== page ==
Obama Poster for Change – Japanese character for 2008, Hen (Change)
Barack Obama’s catch phrase is nothing new for the Japanese who have plenty of hope and change without having to vote for it. The idea of “out with the old and in with the new” is probably universal, but here it is an absolute, a sharp demarcation of time, a metamorphosis.
This total rupture of time nearly did me in when I encountered it during my first winter here in December, 1974. Over the year I had built up a small, but what I believed was a dedicated cadre of language students. Then, in the last two weeks of December, each and every one of them ended the class with a somber speech:
“This is our last class so we want to thank you for teaching us this year.”
I forced a smile as I received their parting gift of wine or cake, then dragged myself home to inform my wife that I had lost yet another student. No sympathy, not even a scolding for reducing our limited income – instead mockery!
“Your students are telling you this is the end of this year’s teaching, not the end of the class.”
“But there was such a sense of finality about the whole scene!”
“Of course. It was the final class of the year!”
Just to be sure, I asked Kayoko to call each of them to confirm the first class of the new year and sure enough, all of them scheduled their usual times. For the last 35 years I have watched the same scenes played out, only with fewer gifts each year.
The other obvious cultural expression of this annual death/rebirth is the bonenkai (year-end party) that literally translates as a “forget the year party” and the shinnenkai (New Year party) which usually follows in January.
With so many parties going on, I really expected a bang up of a New Year’s Eve, something wild and raucous like the Chinese New Year’s – wrong! While dedicated party animals can always find a place to brawl, most Japanese enjoy a sedate, even sedative New Year’s celebration.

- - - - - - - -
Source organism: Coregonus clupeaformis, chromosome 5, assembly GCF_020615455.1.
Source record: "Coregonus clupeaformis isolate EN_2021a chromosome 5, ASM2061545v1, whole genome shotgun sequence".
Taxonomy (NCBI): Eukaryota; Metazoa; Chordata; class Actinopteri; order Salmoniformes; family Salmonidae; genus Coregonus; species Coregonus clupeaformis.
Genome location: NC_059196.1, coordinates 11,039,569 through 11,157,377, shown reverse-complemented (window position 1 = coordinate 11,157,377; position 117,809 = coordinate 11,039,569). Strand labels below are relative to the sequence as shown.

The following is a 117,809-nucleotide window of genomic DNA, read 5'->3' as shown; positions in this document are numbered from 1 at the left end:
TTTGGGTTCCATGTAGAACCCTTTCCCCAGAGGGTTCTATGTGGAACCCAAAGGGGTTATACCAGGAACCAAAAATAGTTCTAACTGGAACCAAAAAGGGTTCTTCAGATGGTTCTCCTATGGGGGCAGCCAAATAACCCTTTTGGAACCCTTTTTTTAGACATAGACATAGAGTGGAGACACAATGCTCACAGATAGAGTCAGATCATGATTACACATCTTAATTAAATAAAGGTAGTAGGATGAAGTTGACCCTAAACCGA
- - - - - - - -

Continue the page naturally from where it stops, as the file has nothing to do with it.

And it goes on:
No Champagne balls here – more often a quiet night at home. Since the 1950s, TV has dominated the event just as it does most everything here. Throughout the evening of the 31st, the air waves are filled with the NHK Public Network’s “Red & White Song Fest” where enka and J-Pops reign supreme. But many today opt for the Dream mixed martial arts championship fights – which is a good thing since my sister Lenne Hardt is the ring announcer.
Lenne Hardt in the ring for “Yareru no kai”
Not a wrestling fan? Hate TV as much as I do? Turn the damn thing off and listen. In a moment you will hear the muted song of the temple bell ringing out one of the 108 gongs of Joya no kane. Each peel of the bell drives away one of the 108 bonno (human desires) that keep us from achieving enlightenment. The last ring falls in the first moment of the new year.
If you are chasing rather than evading those desires, you can brave the elements and stroll down to your local temple or shrine to mingle with the hordes of mostly young people who line up, sometimes for hours, to beg the gods for good luck in the New Year.
Itabashi Fudohsan, Tsukuba-Mirai, Ibaraki – 2AM Jan 1, 2009
Asakusa Temple, Tokyo – 2AM Jan 1, 2008
The star of this carnival is the daruma doll. Buy one ($10 to $50), paint in one of his eyes and adopt him for the year. At year’s end you can paint in the other eye and offer him to the heavens in a blazing pyre that will obliterate all the bad karma you collected over the year.
The change is complete, the hope instilled and reincarnation is realized with a new daruma who will guide you through your new life in the new year.
The Japanese have a pleasant custom of greeting everyone formally at the beginning of the year with this quaint expression of hope and commitment.
新年明けまして, おめでとうございます。 (Shinnen akemashite,omedeito gozaimasu) 今年もよろしくお願い致します。 (Kotoshi mo yoroshiku onegai itashimasu) The literal translation is: A new year has begun,this is a happy time. Again this year,I beg your indulgence.
But what they really mean is something like this:
Happy New Year!
I hope we have another good year together.